A quick note on vocabulary: by convention, we refer to the action whose effect we want to understand as a “treatment,” and the state of the world where an entity receives the treatment as the “treated condition.” Similarly, we refer to the state of the world where an entity does not receive the treatment as the “control condition.” We use this language even when we aren’t talking about medical experiments or even experiments at all. We also refer to the state of the world we cannot observe as the “counterfactual” of the world we can observe — so the world where Shikha does not get the cancer drug is the counterfactual condition to the world where Shikha does get the drug.

It’s at this point most people start throwing out “but what about…“‘s, and that’s good! You should be — that’s exactly the kind of thinking you have to do when trying to answer Causal Questions. For example, “what about if we measured the size of Shikha’s tumor before she took the drug and compared it to the size of her tumor after? If the tumor got smaller as soon as she started the drug, then surely the drug caused the tumor to shrink!”

Maybe! Implicitly, what you have done is asserted that you think that the size of Shikha’s tumor before we administered the drug is a good approximation for what you think the size of Shikha’s tumor would have been had we not given her the drug.

But this type of comparison will always fall short of the Platonic ideal given by our definition of causality. Yes, Shikha’s tumor may have stayed the same size if we had not given her the drug (in which case the size of the tumor before she took the drug would be a good approximation), but it is also possible that regardless of whether we’d given her the drug, her cancer would have shrunk on its own.[1]

According to the Counterfactual Model of Causality, we could only ever know if taking the drug caused a decrease in tumor size if we could both administer the drug and observe the tumor and also observe a parallel world in which the same person at the same moment in time was not given the drug for comparison. And since we can never see this parallel world — the counterfactual to the world we observe — the best we can do is come up with different, imperfect tricks for approximating what might have happened in this parallel world, like comparing the tumor size before and after we administer the drug, imperfect though that may be.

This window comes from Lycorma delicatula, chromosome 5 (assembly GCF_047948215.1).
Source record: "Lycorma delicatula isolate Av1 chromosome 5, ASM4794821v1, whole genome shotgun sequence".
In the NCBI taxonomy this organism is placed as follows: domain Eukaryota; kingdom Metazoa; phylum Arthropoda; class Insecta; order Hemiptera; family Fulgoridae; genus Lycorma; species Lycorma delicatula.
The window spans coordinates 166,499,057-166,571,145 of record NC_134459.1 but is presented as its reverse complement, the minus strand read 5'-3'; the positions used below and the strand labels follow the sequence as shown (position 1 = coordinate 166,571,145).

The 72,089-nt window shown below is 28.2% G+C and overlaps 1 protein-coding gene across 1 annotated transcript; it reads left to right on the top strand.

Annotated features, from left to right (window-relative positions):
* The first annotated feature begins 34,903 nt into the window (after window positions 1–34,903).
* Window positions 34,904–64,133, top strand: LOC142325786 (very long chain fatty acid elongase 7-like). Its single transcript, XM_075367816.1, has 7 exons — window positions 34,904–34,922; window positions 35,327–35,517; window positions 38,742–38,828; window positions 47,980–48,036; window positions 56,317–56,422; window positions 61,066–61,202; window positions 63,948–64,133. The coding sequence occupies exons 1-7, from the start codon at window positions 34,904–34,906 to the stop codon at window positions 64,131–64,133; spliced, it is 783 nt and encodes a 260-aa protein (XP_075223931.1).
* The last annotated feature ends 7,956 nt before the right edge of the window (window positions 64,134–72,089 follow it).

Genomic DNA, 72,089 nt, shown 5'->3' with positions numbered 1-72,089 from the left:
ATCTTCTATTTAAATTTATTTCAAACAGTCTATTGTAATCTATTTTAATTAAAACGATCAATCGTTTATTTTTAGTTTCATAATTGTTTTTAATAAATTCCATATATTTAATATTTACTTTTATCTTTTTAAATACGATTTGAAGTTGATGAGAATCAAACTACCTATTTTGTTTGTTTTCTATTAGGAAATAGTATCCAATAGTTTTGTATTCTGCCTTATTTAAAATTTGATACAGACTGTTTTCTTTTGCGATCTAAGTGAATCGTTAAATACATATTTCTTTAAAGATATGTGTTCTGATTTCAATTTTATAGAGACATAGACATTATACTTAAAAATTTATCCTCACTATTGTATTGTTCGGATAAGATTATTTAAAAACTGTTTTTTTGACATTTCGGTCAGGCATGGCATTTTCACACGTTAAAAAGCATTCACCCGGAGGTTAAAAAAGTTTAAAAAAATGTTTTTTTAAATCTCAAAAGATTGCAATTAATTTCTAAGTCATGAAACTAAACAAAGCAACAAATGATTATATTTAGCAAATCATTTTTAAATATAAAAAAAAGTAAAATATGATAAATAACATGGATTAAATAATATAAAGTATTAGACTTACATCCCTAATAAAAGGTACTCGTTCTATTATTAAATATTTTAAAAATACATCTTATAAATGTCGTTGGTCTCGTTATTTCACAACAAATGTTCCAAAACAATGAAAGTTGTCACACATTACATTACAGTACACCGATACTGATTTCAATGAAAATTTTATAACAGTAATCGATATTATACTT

So does that mean we’re doomed? Yes and no. Yes, it does mean that we’re doomed to never be able to take the exact measurements that make it possible to directly answer a Causal Question. But no, that doesn’t mean we can’t do anything — in the coming weeks, we will learn about different strategies for approximating counterfactual conditions, and in each case we will learn about what assumptions must be true for our strategy to provide a valid answer to our Causal Question. By making the assumptions that underlie each empirical strategy explicit, we will then be able to evaluate the plausibility of these assumptions.

In the example of Shikha, for example, we know that our comparison of tumor size before taking the drug to tumor size after taking the drug is only valid if her tumor would not have gotten smaller without the drug. This is something we can’t measure directly, but we can look to other patients with similar tumors, or the history of her tumor size to evaluate how often we see tumors get smaller at the rate observed after she took the drug. If it’s very rare for these types of tumors to ever get smaller, than we can have more confidence that a decrease in tumor size was the result of the drug.

We are also sometimes in a position to be more proactive than our effort to answer Causal Questions. Rather than trying to make inferences from the world around us using what is termed “observational data” (data that was generated through a process we did not directly control, a process we only “observe”), we can sometimes generate our own data through randomized experiments.